Going forward untangling pre-independence rights to content will be "interesting" (e.g. if (say) ITV had purchased rights for a programme in perpetuity for "UK" broadcast). Given how IPR tracking is already such a major pain for most media companies I suspect independence will do little for reducing anyone's costs but will please lawyers on both sides of the border.

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It seems to me, no-one really wants to ask the hard question: what is the BBC for?

It seems to me that the only rational justification for a compulsory tax given to just one broadcaster is to do the things the market does not do but are somehow considered a universal good.

If we deconstruct this, it used to be argued the BBC was the only way quality drama got made, not nasty populist stuff. Yet today, while the BBC still makes good programmes, it cannot claim a monopoly of good output - in fact I think one could argue it has been left behind by US subscription and internet makers like HBO, Showtime, ANC and NETFLIX.

Similarly in sport - once the BBC was felt necessary to ensure "national" sporting events got coverage, yet again that is clearly no longer the case. Yes the BBC still does a good job but its fund are such that it often is behind its commercial rivals. Perhaps sport would actually be better served by not having the BBC do it at all and regulating for free to air access for those supposed "national" events?

Similar arguments can be made on things like the arts, yet again we now have whole channels devoted to them that do as good (if not better) jobs of covering niche material.

So that finally leave The News. It is often argued the BBC is the gold standard of unbiased coverage with unrivalled worldwide news gathering. Yet the "unbiased" is clearly not true: in the name of spurious "balance" it veers between bland no reporting and biased coverage to plate whoever last called foul against them. Just look at the current controversy around UKIP - the BBC went from treating them as fringe party worthy of little but a joke to now being accused of ever coverage by virtually all other parties. And can we really say the BBC on screen news does a better job than ITV News, Channel 4 News, Sky News or Al Jazeera?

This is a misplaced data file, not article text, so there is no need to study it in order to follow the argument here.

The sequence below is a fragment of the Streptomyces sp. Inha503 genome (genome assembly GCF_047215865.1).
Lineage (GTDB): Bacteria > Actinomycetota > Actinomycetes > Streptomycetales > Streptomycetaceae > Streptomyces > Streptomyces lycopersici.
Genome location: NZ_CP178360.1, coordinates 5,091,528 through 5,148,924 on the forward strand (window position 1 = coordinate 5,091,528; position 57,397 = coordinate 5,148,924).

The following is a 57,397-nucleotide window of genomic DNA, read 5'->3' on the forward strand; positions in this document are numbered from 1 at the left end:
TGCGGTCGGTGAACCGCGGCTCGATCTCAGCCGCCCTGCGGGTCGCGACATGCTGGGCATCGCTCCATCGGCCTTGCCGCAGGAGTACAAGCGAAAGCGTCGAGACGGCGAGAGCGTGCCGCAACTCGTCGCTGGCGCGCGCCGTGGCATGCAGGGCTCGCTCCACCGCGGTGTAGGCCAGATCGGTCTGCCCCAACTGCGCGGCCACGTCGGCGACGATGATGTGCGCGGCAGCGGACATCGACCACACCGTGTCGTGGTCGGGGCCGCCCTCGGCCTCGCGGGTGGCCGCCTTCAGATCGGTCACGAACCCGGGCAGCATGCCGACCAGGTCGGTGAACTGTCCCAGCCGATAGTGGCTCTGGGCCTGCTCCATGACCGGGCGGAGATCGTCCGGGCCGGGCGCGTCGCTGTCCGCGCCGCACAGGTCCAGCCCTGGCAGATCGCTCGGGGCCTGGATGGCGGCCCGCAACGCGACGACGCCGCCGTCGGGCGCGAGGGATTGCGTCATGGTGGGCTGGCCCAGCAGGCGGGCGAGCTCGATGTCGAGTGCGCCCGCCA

Now none of that says the BBC is bad. In fact I think it is (generally) very good at what it does, but I cannot honestly see how we can justify the compulsion element any longer. My own view is that it would have better future as some sort of independent organisation or even split up. I am pretty sure the Drama output would survive in its own right (just look at how well BBC Worldwide does). Similarly news gathering is first class, and may, if freed from its government shackles, do even better providing either its own channels globally or perhaps as a source provider like Reuters. Perhaps keep The World Service as a state global propaganda arm funded by the Foreign Office as it was until the last charter settlement.

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Connected Freeview comes a step closer today
Thursday 27 November 2014 2:33PM

Way too late, even low end connected Smart TVs already let people access most of these services as do cheap plug-ins like Chromecast, Amazon Fire TV or Rokus. The only thing this proposal has going for it, is the Freeview brand and the likelihood some technology laggards will just get it when they buy a new STB or PVR.

What the market needs is not yet another platform trying to skim off a bit of the "content" revenue for online services but some agreement of standards so that all devices can access all services.

Currently we are in what is effectively a "format wars" stage where all the players want their platform to win so they get the revenue on paid for content.